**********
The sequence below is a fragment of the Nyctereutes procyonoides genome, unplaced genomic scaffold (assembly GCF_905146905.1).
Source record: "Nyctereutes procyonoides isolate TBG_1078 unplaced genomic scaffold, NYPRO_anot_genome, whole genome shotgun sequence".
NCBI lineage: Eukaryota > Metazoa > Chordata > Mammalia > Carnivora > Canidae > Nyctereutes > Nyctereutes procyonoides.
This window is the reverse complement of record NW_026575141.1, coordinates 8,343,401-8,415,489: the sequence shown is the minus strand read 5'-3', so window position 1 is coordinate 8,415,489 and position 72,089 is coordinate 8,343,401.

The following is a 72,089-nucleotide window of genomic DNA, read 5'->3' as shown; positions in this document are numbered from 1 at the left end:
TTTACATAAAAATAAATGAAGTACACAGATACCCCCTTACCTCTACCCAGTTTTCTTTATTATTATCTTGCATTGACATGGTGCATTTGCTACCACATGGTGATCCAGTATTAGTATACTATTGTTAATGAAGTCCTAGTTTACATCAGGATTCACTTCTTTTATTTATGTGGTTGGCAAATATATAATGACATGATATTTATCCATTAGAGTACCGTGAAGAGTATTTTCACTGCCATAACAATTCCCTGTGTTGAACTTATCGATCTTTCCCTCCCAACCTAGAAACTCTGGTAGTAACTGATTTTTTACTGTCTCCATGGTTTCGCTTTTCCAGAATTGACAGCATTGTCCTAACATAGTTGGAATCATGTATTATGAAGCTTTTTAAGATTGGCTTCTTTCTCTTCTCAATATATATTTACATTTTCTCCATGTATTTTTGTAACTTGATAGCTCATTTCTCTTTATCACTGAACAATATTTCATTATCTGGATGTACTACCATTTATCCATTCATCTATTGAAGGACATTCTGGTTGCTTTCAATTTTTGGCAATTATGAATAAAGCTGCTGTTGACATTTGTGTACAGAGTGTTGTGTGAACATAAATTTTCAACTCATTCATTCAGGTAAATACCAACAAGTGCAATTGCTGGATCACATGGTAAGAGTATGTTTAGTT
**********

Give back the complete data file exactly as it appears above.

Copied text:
The sequence below is a fragment of the Nyctereutes procyonoides genome, unplaced genomic scaffold (assembly GCF_905146905.1).
Source record: "Nyctereutes procyonoides isolate TBG_1078 unplaced genomic scaffold, NYPRO_anot_genome, whole genome shotgun sequence".
NCBI lineage: Eukaryota > Metazoa > Chordata > Mammalia > Carnivora > Canidae > Nyctereutes > Nyctereutes procyonoides.
This window is the reverse complement of record NW_026575141.1, coordinates 8,343,401-8,415,489: the sequence shown is the minus strand read 5'-3', so window position 1 is coordinate 8,415,489 and position 72,089 is coordinate 8,343,401.

The following is a 72,089-nucleotide window of genomic DNA, read 5'->3' as shown; positions in this document are numbered from 1 at the left end:
TTTACATAAAAATAAATGAAGTACACAGATACCCCCTTACCTCTACCCAGTTTTCTTTATTATTATCTTGCATTGACATGGTGCATTTGCTACCACATGGTGATCCAGTATTAGTATACTATTGTTAATGAAGTCCTAGTTTACATCAGGATTCACTTCTTTTATTTATGTGGTTGGCAAATATATAATGACATGATATTTATCCATTAGAGTACCGTGAAGAGTATTTTCACTGCCATAACAATTCCCTGTGTTGAACTTATCGATCTTTCCCTCCCAACCTAGAAACTCTGGTAGTAACTGATTTTTTACTGTCTCCATGGTTTCGCTTTTCCAGAATTGACAGCATTGTCCTAACATAGTTGGAATCATGTATTATGAAGCTTTTTAAGATTGGCTTCTTTCTCTTCTCAATATATATTTACATTTTCTCCATGTATTTTTGTAACTTGATAGCTCATTTCTCTTTATCACTGAACAATATTTCATTATCTGGATGTACTACCATTTATCCATTCATCTATTGAAGGACATTCTGGTTGCTTTCAATTTTTGGCAATTATGAATAAAGCTGCTGTTGACATTTGTGTACAGAGTGTTGTGTGAACATAAATTTTCAACTCATTCATTCAGGTAAATACCAACAAGTGCAATTGCTGGATCACATGGTAAGAGTATGTTTAGTT